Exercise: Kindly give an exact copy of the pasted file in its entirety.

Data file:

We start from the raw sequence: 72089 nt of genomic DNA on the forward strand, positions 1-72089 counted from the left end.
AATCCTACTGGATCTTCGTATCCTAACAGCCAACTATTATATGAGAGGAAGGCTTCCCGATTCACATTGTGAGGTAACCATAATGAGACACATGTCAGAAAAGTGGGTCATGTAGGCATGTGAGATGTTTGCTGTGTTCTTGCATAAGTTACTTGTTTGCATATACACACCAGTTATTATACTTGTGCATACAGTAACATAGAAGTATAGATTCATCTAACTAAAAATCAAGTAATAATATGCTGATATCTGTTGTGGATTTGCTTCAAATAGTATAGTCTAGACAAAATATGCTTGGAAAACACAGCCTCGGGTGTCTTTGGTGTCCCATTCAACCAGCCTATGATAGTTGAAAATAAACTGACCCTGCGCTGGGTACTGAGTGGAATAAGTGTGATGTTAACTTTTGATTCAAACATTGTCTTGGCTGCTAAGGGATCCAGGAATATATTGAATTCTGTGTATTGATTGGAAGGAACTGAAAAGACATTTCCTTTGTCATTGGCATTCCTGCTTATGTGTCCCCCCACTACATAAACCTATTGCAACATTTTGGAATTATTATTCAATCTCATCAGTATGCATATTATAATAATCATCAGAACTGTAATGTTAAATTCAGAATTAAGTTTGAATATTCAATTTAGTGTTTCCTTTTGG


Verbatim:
We start from the raw sequence: 72089 nt of genomic DNA on the forward strand, positions 1-72089 counted from the left end.
AATCCTACTGGATCTTCGTATCCTAACAGCCAACTATTATATGAGAGGAAGGCTTCCCGATTCACATTGTGAGGTAACCATAATGAGACACATGTCAGAAAAGTGGGTCATGTAGGCATGTGAGATGTTTGCTGTGTTCTTGCATAAGTTACTTGTTTGCATATACACACCAGTTATTATACTTGTGCATACAGTAACATAGAAGTATAGATTCATCTAACTAAAAATCAAGTAATAATATGCTGATATCTGTTGTGGATTTGCTTCAAATAGTATAGTCTAGACAAAATATGCTTGGAAAACACAGCCTCGGGTGTCTTTGGTGTCCCATTCAACCAGCCTATGATAGTTGAAAATAAACTGACCCTGCGCTGGGTACTGAGTGGAATAAGTGTGATGTTAACTTTTGATTCAAACATTGTCTTGGCTGCTAAGGGATCCAGGAATATATTGAATTCTGTGTATTGATTGGAAGGAACTGAAAAGACATTTCCTTTGTCATTGGCATTCCTGCTTATGTGTCCCCCCACTACATAAACCTATTGCAACATTTTGGAATTATTATTCAATCTCATCAGTATGCATATTATAATAATCATCAGAACTGTAATGTTAAATTCAGAATTAAGTTTGAATATTCAATTTAGTGTTTCCTTTTGG